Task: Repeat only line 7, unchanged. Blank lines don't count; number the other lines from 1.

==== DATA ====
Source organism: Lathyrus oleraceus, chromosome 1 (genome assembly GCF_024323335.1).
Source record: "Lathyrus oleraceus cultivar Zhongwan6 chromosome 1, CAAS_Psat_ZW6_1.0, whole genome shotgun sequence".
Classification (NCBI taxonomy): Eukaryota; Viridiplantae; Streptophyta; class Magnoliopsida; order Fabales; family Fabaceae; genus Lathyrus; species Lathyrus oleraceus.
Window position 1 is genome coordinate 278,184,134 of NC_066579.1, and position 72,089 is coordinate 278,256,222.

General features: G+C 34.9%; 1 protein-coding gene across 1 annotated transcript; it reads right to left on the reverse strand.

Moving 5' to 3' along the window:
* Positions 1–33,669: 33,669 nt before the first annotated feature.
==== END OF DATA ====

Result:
* Positions 1–33,669: 33,669 nt before the first annotated feature.